>y County Committeeman O.L.
Holland.
i~ A 20 year award was pres
m ented to an employee, Mrs.
is Sallle Tyndall.
>~ Mr. Stacy Evans, a Duplin
County native and former em
/. ployee of the County ASC of
3. fice and now Manager of the
"g Pitt County ASCS introduced the
speaker Mr. Sam Bundy of
F armville.
a' Mr. Bundy is a well known
's educator and is a frequent pan
alist on WNCT TV Program,
i- "Carolina Today." He is also
"? a most entertaining after dinner
?s speaker. Mr. Bundy made a
very interesting and Inform
d ative talk.
1
uuinn tmpioyeo by u. t. u. v. as Research Analyst
Robert W. Qulnn was recent
ly employed by the NeuseRiver
Economic Development Comm
ission as a Research Analyst.
Mr. Qulnn is 23 and a native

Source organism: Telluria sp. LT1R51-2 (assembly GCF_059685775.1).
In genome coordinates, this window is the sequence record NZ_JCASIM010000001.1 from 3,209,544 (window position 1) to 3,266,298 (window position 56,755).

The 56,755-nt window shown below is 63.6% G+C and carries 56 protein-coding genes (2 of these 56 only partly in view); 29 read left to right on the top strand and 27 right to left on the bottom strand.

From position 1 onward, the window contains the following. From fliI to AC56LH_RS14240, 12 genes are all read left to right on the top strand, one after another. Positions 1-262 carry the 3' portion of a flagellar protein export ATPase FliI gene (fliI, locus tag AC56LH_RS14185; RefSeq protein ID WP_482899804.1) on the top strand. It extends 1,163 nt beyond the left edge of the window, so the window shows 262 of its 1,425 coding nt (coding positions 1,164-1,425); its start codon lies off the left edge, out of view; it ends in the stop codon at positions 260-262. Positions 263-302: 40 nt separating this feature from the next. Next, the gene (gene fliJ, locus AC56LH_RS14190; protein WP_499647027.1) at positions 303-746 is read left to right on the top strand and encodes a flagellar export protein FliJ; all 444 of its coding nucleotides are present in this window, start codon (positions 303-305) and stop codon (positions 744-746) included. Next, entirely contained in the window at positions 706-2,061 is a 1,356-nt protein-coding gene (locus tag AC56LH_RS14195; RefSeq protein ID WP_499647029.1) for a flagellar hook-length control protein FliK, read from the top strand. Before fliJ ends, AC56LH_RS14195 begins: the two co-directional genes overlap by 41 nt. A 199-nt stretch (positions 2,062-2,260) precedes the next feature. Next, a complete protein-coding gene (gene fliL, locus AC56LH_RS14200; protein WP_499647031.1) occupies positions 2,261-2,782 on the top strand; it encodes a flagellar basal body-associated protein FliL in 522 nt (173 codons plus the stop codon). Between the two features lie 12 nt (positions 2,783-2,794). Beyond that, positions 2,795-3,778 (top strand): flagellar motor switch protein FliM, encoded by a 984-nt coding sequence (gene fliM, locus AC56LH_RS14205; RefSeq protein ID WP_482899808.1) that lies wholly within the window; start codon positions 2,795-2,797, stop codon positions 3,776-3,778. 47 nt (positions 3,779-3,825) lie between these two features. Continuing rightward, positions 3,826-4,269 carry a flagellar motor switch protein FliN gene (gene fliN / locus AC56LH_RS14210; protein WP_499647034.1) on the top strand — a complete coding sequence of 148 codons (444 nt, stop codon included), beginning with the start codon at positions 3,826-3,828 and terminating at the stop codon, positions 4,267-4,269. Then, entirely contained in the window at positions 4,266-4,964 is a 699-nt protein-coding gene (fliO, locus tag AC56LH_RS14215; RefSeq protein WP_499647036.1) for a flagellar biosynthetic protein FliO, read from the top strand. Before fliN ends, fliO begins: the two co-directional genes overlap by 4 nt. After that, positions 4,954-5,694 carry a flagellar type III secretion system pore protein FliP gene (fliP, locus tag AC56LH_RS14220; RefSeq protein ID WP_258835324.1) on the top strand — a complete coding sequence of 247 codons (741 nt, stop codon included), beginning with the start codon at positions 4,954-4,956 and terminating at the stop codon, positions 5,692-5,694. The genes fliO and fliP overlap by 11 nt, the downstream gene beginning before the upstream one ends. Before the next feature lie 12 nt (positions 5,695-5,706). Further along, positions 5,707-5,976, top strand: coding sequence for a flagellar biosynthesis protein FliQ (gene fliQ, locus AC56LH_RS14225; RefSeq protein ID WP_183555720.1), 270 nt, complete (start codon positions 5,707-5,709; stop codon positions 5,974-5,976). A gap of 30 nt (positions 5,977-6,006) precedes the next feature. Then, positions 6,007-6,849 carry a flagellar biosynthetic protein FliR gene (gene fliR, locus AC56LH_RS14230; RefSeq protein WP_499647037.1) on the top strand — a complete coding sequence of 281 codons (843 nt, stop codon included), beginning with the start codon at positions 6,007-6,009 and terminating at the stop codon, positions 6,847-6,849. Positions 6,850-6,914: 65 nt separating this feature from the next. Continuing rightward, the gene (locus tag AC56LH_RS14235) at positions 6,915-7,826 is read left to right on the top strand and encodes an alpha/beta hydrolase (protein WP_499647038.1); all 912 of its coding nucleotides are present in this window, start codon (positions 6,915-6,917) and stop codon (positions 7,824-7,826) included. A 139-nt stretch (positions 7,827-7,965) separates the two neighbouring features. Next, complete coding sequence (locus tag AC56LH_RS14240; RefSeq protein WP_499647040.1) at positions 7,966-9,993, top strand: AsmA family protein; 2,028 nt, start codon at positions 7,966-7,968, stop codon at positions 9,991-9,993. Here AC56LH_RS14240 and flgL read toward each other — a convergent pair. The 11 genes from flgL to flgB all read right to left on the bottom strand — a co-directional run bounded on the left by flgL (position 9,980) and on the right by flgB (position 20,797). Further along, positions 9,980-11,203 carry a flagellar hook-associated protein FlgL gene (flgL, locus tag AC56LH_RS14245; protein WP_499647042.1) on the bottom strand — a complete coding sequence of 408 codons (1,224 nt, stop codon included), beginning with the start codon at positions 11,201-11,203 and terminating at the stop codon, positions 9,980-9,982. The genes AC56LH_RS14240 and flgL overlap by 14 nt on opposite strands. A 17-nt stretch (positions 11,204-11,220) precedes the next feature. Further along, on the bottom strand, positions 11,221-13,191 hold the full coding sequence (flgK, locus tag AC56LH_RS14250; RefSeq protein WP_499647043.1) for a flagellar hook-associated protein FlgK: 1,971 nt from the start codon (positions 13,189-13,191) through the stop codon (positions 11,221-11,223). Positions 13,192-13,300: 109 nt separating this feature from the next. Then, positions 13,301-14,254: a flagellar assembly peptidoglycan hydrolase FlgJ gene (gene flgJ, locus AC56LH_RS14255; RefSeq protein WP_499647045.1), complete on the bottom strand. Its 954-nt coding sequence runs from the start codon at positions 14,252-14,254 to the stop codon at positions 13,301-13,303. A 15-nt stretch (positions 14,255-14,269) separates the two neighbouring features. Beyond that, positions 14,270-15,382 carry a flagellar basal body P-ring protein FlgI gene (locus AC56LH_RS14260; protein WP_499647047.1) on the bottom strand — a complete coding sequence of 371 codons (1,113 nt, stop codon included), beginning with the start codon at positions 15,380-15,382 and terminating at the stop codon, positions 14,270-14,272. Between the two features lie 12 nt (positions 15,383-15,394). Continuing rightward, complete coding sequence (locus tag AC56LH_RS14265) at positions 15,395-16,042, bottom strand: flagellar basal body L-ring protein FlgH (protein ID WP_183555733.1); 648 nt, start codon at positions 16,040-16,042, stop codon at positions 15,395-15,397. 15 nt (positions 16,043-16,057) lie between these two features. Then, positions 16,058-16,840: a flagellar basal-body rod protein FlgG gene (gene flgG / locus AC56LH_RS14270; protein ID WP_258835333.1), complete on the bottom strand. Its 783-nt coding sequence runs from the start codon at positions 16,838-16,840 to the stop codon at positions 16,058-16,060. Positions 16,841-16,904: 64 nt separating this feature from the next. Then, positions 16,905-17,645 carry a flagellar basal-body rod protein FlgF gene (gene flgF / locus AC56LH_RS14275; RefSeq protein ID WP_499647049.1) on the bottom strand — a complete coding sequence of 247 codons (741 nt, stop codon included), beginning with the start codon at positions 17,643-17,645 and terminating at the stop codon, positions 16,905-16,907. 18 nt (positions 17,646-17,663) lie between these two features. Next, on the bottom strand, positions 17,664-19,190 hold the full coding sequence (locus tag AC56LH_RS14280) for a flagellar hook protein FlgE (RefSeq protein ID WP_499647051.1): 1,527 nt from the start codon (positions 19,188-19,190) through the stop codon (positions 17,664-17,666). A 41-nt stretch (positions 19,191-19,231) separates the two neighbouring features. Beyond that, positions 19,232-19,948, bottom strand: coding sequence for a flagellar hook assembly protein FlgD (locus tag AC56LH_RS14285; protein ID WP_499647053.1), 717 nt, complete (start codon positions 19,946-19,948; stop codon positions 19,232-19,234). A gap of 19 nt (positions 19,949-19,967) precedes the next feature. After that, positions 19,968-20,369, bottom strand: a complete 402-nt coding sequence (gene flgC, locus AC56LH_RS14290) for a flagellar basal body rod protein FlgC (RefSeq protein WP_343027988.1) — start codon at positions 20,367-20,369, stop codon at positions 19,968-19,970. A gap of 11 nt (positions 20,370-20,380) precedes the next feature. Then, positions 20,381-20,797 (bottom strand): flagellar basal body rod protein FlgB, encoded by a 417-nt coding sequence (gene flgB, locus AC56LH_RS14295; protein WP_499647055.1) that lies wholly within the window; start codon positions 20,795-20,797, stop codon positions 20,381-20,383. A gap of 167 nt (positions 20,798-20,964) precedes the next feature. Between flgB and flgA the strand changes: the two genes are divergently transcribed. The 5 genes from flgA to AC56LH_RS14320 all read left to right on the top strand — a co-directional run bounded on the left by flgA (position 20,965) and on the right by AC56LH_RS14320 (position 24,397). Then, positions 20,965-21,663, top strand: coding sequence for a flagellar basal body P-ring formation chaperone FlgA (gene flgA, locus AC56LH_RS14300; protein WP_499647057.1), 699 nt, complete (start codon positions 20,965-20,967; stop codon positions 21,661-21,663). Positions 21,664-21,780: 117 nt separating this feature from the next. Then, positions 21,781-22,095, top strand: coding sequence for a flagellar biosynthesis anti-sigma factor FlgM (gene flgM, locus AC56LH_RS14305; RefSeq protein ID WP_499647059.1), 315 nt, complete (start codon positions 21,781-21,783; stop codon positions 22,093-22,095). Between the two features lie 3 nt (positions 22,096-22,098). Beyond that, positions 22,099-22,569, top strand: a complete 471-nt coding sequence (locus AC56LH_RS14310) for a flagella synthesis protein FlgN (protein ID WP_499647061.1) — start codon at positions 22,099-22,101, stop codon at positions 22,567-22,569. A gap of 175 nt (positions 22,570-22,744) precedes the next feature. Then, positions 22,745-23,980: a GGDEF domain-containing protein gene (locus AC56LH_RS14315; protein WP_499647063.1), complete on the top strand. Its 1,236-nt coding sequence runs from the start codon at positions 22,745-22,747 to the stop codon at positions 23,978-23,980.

of Newport, North Carolina.
He attended East Carolina Uni
versity from 1963 to 1967 where
he received a Bachelor of Arts
degree in Geography with a
planning major. At East Caro
lina Mr. Qulnn participated in
several organisations. He was
a member of Lambda Chi Al
pha and Gamna Theta Upsilon
National Honorary Geography
Professional Fraternity. He
also received si Outstanding
Senior Award In the graduat
ing class of 1967 from the De
partment of Geography of East
received a Graduate Fellowship
from Marshall University in
Huntington, West Virflinia.He- I
re, Mr. Quinn worked towards
the Master of Arts degree which
he received on August 23. 1968.
In Huntington, he also worked
for Ohio university (Portsmou
th Branch) as a reader and
researchist while at Marshall.
He is the author of an article
on the Historical Geography
of the Coastal Plains oFNortn
Carolina and has experience
in making various studies in
cluding water pollution, indust
rial development and in geo
griphy.
Mr. Quinn's primary respon
sibility wUl bt^to analyse the
Economic District. Hi will jfl
also be involved In making de
tailed studies of: Economic
Resources, Human Resources,
Natural Resources, Commun
ity Facilities, Transportation,
Land Use, Etc., In die coun
ties of: Carteret, Craven, Dup